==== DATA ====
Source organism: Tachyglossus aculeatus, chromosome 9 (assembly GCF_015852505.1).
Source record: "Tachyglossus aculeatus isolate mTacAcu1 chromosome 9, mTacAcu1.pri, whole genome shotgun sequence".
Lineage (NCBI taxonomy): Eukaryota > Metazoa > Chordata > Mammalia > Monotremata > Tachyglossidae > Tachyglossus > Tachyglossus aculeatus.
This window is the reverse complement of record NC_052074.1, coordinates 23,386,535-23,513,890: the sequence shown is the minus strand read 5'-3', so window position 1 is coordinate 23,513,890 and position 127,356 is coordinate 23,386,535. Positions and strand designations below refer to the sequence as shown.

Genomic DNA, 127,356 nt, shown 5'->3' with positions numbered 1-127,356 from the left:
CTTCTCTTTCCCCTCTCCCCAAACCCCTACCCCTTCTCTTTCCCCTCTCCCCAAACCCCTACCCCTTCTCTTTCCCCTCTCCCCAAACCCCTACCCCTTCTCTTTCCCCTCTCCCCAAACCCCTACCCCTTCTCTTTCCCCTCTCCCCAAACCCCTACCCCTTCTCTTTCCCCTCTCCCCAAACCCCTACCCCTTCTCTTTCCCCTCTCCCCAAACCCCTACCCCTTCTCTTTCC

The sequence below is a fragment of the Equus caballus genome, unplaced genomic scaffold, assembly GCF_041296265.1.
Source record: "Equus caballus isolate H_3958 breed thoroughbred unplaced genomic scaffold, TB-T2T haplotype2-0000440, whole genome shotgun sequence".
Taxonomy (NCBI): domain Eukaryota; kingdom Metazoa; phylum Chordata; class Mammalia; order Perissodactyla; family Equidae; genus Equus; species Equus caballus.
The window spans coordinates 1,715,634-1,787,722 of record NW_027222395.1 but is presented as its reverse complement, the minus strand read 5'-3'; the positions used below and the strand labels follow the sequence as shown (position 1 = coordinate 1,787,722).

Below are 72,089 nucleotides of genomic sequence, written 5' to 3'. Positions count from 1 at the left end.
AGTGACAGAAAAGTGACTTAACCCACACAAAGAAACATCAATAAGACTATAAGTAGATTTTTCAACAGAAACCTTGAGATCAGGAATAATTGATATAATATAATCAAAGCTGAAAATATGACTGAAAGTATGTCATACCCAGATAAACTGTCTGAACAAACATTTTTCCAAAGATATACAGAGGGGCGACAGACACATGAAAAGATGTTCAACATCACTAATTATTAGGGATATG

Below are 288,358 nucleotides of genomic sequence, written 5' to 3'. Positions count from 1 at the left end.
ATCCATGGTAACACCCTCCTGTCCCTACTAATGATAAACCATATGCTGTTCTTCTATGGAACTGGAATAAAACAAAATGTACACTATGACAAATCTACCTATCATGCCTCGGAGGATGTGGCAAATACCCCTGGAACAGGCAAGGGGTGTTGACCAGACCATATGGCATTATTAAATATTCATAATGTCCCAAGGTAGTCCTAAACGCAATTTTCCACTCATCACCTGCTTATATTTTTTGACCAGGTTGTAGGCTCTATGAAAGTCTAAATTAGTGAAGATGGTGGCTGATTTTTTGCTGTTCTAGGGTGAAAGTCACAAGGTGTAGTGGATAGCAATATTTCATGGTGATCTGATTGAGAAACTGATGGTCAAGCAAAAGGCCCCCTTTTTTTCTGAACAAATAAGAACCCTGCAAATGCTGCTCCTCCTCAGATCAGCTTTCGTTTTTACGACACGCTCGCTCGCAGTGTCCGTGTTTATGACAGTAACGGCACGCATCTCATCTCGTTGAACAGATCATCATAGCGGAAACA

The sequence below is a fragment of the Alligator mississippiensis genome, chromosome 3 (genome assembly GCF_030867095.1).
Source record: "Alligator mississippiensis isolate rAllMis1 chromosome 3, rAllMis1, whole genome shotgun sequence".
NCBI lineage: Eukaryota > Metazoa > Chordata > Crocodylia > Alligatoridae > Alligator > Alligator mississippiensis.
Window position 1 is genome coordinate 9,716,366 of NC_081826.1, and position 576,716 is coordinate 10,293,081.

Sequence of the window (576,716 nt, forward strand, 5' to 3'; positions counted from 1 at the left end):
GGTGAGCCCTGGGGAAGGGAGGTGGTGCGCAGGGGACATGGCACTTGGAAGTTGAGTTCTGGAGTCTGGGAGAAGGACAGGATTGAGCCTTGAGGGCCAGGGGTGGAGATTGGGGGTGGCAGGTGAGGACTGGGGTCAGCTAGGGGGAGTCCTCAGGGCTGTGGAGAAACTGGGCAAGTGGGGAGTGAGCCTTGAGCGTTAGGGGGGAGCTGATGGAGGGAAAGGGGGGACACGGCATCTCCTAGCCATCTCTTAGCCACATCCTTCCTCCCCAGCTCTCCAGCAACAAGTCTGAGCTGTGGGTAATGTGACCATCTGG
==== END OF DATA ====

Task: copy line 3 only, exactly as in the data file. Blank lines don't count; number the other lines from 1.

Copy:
Lineage (NCBI taxonomy): Eukaryota > Metazoa > Chordata > Mammalia > Monotremata > Tachyglossidae > Tachyglossus > Tachyglossus aculeatus.